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Vitamin D treats COPD thru many pathways – March 2015

Innate immune modulation in COPD: moving closer towards vitamin D therapy

J. of Pharmacology and Experimental Theraputics March 9, 2015 jpet.115.223032
Nele Heulens, Hannelie Korf, and Wim Janssens wim.janssens at uzleuven.be
Katholieke Universiteit Leuven, Belgium

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Chronic obstructive pulmonary disease (COPD) is one of the most common respiratory diseases and a major cause of morbidity and mortality worldwide. Disturbed innate immune processes characterize the pathogenesis of COPD. Vitamin D deficiency is very common in COPD patients and has been associated with disease severity. Interestingly, a number of mechanistic evidence from animal and in vitro studies has demonstrated important innate immunomodulatory functions of vitamin D, including anti-inflammatory, anti-oxidative and antimicrobial functions. In this review, we will discuss in detail how these innate immunomodulatory functions of vitamin D could provide therapeutic potential in COPD patients. Finally, the remaining challenges associated with vitamin D therapy in COPD patients will be discussed.

Clipped from Conclusions

The airways and lung parenchyma of COPD patients are characterized by exaggerated inflammation, increased oxidative stress, impaired host defense and lung remodeling. As vitamin D could positively affect each of these processes, vitamin D therapy may have great therapeutic potential in COPD patients, who often present with vitamin D deficiency. Appropriate antimicrobial treatment is essential in the treatment of acute exacerbations of COPD. However, repetitive and long-term treatment with antibiotics should still be avoided as they contribute to the multi-resistance of colonizing strains. Therefore, vitamin D could be a potential alternative due to its dual antimicrobial and anti-inflammatory properties in the (pulmonary) immune system. Moreover, as vitamin D has been shown to improve responsiveness to GCs, co-administration of inhaled GCs and vitamin D may enhance the anti-inflammatory effects of existing GC therapies in COPD patients. A subsequent lower but still efficacious dose of inhaled GCs may be beneficial by reducing the risk for pneumonia associated with high doses (Calverley, et al., 2007;Dransfield, et al., 2013;Ernst, et al., 2007;Wedzicha, et al., 2008).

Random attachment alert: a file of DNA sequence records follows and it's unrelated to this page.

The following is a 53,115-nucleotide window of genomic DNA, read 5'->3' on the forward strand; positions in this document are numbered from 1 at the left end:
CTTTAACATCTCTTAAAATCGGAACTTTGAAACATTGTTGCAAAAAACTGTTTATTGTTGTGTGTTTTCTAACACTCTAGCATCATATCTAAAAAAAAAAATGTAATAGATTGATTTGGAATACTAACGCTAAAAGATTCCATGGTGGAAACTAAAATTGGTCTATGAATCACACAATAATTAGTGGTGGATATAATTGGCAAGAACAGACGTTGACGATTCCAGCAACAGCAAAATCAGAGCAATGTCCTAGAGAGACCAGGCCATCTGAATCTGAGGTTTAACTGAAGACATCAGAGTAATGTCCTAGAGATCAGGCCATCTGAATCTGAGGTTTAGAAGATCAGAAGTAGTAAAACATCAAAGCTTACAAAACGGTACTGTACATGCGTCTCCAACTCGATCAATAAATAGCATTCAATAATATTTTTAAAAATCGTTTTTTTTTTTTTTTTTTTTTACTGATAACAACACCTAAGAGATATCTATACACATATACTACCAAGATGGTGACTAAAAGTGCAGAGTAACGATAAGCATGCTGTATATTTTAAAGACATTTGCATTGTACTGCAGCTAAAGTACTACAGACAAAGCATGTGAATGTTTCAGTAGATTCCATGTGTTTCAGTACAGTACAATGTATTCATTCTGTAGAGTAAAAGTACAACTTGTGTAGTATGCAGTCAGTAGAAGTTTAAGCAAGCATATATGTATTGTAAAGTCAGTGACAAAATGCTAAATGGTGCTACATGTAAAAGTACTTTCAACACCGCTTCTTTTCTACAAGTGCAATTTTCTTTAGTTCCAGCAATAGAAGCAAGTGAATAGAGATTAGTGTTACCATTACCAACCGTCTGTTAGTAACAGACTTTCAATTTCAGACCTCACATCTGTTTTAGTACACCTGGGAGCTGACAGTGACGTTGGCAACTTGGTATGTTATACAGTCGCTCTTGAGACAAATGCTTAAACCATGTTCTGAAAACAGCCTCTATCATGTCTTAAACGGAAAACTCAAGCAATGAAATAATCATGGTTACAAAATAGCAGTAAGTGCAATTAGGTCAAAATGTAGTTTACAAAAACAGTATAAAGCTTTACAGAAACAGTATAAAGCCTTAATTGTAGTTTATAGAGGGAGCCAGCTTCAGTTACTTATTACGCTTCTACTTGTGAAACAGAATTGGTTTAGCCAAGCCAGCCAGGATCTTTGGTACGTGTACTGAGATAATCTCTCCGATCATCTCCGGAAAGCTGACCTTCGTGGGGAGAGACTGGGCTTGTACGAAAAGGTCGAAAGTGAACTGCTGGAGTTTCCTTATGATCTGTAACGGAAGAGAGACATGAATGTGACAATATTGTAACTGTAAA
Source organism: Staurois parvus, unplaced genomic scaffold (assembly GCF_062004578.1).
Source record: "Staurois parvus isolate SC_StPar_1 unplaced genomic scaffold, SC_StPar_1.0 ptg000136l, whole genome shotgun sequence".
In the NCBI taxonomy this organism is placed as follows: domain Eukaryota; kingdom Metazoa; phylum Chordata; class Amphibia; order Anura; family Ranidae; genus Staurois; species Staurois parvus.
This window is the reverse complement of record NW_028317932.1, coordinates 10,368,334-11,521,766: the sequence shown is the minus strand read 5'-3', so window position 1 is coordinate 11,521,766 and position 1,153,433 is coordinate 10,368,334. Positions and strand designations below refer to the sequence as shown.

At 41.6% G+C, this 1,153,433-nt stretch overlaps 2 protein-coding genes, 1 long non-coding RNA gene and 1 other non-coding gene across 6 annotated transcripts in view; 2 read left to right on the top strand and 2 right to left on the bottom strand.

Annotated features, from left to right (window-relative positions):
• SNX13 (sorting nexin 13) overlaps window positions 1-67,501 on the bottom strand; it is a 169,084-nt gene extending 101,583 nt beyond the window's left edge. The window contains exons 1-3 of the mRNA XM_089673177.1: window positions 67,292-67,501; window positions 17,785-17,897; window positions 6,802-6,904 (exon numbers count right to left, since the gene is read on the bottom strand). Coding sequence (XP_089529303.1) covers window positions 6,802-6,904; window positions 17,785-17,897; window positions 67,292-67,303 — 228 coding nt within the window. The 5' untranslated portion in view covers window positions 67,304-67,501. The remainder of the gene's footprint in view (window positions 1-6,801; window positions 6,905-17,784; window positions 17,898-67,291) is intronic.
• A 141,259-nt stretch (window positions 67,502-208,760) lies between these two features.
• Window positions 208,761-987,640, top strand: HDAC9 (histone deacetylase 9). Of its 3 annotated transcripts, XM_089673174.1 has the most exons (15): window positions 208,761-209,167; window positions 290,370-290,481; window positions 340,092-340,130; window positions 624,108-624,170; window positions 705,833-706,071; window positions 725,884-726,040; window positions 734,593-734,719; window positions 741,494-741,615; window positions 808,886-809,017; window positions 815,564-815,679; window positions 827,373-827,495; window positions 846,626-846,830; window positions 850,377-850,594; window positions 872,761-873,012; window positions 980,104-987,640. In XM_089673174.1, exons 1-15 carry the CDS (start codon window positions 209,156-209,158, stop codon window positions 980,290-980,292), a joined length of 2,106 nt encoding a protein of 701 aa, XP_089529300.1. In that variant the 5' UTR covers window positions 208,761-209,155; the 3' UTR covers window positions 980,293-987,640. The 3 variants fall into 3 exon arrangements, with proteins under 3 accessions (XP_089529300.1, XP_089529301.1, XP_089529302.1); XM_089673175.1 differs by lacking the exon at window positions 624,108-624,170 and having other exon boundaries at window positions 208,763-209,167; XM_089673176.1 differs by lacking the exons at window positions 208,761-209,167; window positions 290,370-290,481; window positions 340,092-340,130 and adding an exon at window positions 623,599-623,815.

Although an abundance of epidemiological and mechanistic studies support the potential benefit of vitamin D therapy in COPD patients, more well-designed trials are necessary to unravel the potential efficacy of vitamin D therapy in COPD patients. Here, the administration dose, form of vitamin D and route of administration should be taken into consideration. Additionally, it must be noted that vitamin D therapy may only be effective in COPD patients with defined vitamin D deficiency, as demonstrated in two intervention trials with high-dose vitamin D supplementation in COPD patients (Lehouck, et al., 2012;Martineau, et al., 2014). Taken together, despite the clear potential of vitamin D in reversing a disturbed innate immune defense in COPD, many unknowns remain. Further research is needed to implicate the therapeutic potential of local upregulation of vitamin D signaling in the lungs of patients with COPD.

 Download the provisional PDF from VitaminDWiki


See also VitaminDWiki

Dr. Spock died of COPD a few days ago. Wish he had been taking vitamin D

Attached files

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5168 COPD.jpg admin 13 Mar, 2015 10:25 82.01 Kb 3274
5167 COPD March 2015.pdf PDF 2015 admin 13 Mar, 2015 10:24 397.15 Kb 489
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